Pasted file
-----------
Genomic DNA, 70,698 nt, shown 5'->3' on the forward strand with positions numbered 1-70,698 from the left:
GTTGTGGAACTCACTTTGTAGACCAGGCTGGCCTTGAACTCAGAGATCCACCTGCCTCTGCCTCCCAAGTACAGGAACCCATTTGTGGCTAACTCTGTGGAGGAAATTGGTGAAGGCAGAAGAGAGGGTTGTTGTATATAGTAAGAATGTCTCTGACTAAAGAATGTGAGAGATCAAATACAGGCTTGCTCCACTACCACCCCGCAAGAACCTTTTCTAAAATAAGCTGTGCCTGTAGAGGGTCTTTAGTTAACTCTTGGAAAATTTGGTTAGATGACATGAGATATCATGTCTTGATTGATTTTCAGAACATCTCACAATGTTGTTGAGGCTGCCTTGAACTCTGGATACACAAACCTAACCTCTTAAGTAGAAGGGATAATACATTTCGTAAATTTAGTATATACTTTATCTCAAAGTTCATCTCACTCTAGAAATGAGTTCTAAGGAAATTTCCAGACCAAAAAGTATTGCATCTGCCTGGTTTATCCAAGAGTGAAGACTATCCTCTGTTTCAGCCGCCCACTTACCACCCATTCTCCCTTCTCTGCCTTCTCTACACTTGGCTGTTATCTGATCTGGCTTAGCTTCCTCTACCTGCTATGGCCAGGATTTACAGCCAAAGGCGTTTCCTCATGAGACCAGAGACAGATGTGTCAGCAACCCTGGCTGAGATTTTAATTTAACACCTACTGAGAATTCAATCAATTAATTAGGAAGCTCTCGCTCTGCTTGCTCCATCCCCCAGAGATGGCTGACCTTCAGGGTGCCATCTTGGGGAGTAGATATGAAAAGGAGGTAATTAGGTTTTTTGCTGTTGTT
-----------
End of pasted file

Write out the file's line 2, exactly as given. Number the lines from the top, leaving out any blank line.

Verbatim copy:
GTTGTGGAACTCACTTTGTAGACCAGGCTGGCCTTGAACTCAGAGATCCACCTGCCTCTGCCTCCCAAGTACAGGAACCCATTTGTGGCTAACTCTGTGGAGGAAATTGGTGAAGGCAGAAGAGAGGGTTGTTGTATATAGTAAGAATGTCTCTGACTAAAGAATGTGAGAGATCAAATACAGGCTTGCTCCACTACCACCCCGCAAGAACCTTTTCTAAAATAAGCTGTGCCTGTAGAGGGTCTTTAGTTAACTCTTGGAAAATTTGGTTAGATGACATGAGATATCATGTCTTGATTGATTTTCAGAACATCTCACAATGTTGTTGAGGCTGCCTTGAACTCTGGATACACAAACCTAACCTCTTAAGTAGAAGGGATAATACATTTCGTAAATTTAGTATATACTTTATCTCAAAGTTCATCTCACTCTAGAAATGAGTTCTAAGGAAATTTCCAGACCAAAAAGTATTGCATCTGCCTGGTTTATCCAAGAGTGAAGACTATCCTCTGTTTCAGCCGCCCACTTACCACCCATTCTCCCTTCTCTGCCTTCTCTACACTTGGCTGTTATCTGATCTGGCTTAGCTTCCTCTACCTGCTATGGCCAGGATTTACAGCCAAAGGCGTTTCCTCATGAGACCAGAGACAGATGTGTCAGCAACCCTGGCTGAGATTTTAATTTAACACCTACTGAGAATTCAATCAATTAATTAGGAAGCTCTCGCTCTGCTTGCTCCATCCCCCAGAGATGGCTGACCTTCAGGGTGCCATCTTGGGGAGTAGATATGAAAAGGAGGTAATTAGGTTTTTTGCTGTTGTT